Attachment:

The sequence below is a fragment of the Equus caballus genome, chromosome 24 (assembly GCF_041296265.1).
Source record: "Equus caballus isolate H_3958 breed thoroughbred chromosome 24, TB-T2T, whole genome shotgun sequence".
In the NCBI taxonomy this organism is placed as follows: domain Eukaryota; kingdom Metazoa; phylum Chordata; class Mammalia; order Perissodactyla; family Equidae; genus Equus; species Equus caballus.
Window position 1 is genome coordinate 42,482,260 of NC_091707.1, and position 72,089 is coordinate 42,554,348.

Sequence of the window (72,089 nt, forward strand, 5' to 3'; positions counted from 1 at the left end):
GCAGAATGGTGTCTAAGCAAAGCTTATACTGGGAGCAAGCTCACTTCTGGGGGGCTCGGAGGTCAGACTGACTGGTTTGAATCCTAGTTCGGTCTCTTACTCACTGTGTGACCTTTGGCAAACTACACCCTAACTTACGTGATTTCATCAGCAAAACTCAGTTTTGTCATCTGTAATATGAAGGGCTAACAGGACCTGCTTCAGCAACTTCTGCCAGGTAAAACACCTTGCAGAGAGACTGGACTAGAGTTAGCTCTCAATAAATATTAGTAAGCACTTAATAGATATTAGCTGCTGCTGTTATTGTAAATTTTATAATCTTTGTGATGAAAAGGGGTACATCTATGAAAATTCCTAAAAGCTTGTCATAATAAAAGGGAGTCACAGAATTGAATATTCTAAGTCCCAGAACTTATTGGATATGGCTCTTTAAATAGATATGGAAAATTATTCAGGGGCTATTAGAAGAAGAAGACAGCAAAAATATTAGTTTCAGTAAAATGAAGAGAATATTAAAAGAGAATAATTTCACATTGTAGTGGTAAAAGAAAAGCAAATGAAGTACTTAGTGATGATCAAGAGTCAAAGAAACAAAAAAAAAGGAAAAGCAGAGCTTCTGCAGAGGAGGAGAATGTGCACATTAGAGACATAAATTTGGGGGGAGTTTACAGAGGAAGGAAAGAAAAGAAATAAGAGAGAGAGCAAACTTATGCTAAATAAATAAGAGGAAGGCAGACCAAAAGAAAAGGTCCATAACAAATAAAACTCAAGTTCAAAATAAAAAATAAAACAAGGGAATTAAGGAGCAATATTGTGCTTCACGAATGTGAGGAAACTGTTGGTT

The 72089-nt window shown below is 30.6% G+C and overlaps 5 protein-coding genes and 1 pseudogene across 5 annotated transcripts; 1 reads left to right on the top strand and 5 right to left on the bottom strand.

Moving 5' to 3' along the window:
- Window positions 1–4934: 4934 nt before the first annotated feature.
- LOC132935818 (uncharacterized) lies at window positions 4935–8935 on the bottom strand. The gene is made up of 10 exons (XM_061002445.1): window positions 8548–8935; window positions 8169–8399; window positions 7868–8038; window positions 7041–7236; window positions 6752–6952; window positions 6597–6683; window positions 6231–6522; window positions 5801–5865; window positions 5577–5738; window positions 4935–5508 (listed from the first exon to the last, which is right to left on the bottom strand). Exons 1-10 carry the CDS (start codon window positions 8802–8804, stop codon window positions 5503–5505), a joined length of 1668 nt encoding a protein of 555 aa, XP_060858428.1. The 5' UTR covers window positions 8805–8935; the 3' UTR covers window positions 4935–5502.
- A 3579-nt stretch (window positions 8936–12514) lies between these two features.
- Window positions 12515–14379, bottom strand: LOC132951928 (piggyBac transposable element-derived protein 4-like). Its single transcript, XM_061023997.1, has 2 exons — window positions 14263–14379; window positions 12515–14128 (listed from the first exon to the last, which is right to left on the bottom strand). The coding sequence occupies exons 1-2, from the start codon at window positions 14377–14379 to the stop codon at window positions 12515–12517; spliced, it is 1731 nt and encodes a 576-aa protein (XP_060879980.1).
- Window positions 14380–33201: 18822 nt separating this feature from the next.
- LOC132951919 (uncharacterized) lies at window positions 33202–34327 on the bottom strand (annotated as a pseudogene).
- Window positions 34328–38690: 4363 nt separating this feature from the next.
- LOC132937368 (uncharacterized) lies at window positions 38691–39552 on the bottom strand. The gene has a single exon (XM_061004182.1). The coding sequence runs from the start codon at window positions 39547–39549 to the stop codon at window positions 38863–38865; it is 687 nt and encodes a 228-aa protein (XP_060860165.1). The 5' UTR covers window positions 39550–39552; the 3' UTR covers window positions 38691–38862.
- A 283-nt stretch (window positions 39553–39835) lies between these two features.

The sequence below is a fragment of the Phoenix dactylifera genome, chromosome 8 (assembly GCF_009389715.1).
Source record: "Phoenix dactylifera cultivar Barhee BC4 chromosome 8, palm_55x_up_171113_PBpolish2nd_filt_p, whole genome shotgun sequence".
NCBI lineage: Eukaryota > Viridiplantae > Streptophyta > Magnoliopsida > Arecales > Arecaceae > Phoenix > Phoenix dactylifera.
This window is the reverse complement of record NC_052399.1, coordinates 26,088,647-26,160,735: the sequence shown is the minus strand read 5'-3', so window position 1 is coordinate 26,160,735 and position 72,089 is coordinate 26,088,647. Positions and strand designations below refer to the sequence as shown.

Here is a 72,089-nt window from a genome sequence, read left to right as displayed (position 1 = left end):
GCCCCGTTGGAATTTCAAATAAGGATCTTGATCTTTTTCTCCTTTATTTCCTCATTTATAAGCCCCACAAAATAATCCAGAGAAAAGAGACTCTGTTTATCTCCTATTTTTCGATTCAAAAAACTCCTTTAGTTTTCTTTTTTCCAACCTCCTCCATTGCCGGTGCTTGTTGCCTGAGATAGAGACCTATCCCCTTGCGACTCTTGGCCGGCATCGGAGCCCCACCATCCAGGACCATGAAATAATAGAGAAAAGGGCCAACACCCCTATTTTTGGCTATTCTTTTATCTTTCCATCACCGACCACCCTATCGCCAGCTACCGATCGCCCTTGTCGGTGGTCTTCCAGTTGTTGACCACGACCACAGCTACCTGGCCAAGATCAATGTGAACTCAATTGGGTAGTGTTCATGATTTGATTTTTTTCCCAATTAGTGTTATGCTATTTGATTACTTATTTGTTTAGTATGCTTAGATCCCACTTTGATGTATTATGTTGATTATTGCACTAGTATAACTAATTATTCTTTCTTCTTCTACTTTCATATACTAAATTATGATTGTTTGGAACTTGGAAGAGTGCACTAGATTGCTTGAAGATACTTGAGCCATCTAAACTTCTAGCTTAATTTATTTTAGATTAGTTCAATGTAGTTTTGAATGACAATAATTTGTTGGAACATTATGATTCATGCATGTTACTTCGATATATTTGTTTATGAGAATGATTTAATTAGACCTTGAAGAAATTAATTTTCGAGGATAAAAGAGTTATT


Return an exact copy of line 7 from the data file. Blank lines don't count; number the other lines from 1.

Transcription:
The 72089-nt window shown below is 30.6% G+C and overlaps 5 protein-coding genes and 1 pseudogene across 5 annotated transcripts; 1 reads left to right on the top strand and 5 right to left on the bottom strand.